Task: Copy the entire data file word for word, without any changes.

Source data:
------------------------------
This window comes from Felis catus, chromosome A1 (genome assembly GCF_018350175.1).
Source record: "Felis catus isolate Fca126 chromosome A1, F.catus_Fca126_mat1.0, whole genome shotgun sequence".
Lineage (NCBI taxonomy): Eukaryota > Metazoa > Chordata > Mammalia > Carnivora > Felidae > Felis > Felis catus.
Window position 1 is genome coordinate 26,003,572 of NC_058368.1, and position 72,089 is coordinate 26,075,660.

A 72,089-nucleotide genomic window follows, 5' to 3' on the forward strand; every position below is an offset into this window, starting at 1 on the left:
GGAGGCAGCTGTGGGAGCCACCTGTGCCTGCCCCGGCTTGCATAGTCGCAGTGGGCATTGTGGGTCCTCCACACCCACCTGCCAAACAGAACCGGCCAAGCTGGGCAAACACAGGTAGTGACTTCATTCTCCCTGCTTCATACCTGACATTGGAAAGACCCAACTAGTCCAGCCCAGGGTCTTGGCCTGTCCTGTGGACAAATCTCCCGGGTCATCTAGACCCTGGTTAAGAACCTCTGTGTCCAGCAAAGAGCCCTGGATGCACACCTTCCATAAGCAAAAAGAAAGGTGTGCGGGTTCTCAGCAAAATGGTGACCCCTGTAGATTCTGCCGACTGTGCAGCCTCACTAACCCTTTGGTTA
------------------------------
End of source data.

This window comes from Felis catus, chromosome A1 (genome assembly GCF_018350175.1).
Source record: "Felis catus isolate Fca126 chromosome A1, F.catus_Fca126_mat1.0, whole genome shotgun sequence".
Lineage (NCBI taxonomy): Eukaryota > Metazoa > Chordata > Mammalia > Carnivora > Felidae > Felis > Felis catus.
Window position 1 is genome coordinate 26,003,572 of NC_058368.1, and position 72,089 is coordinate 26,075,660.

A 72,089-nucleotide genomic window follows, 5' to 3' on the forward strand; every position below is an offset into this window, starting at 1 on the left:
GGAGGCAGCTGTGGGAGCCACCTGTGCCTGCCCCGGCTTGCATAGTCGCAGTGGGCATTGTGGGTCCTCCACACCCACCTGCCAAACAGAACCGGCCAAGCTGGGCAAACACAGGTAGTGACTTCATTCTCCCTGCTTCATACCTGACATTGGAAAGACCCAACTAGTCCAGCCCAGGGTCTTGGCCTGTCCTGTGGACAAATCTCCCGGGTCATCTAGACCCTGGTTAAGAACCTCTGTGTCCAGCAAAGAGCCCTGGATGCACACCTTCCATAAGCAAAAAGAAAGGTGTGCGGGTTCTCAGCAAAATGGTGACCCCTGTAGATTCTGCCGACTGTGCAGCCTCACTAACCCTTTGGTTA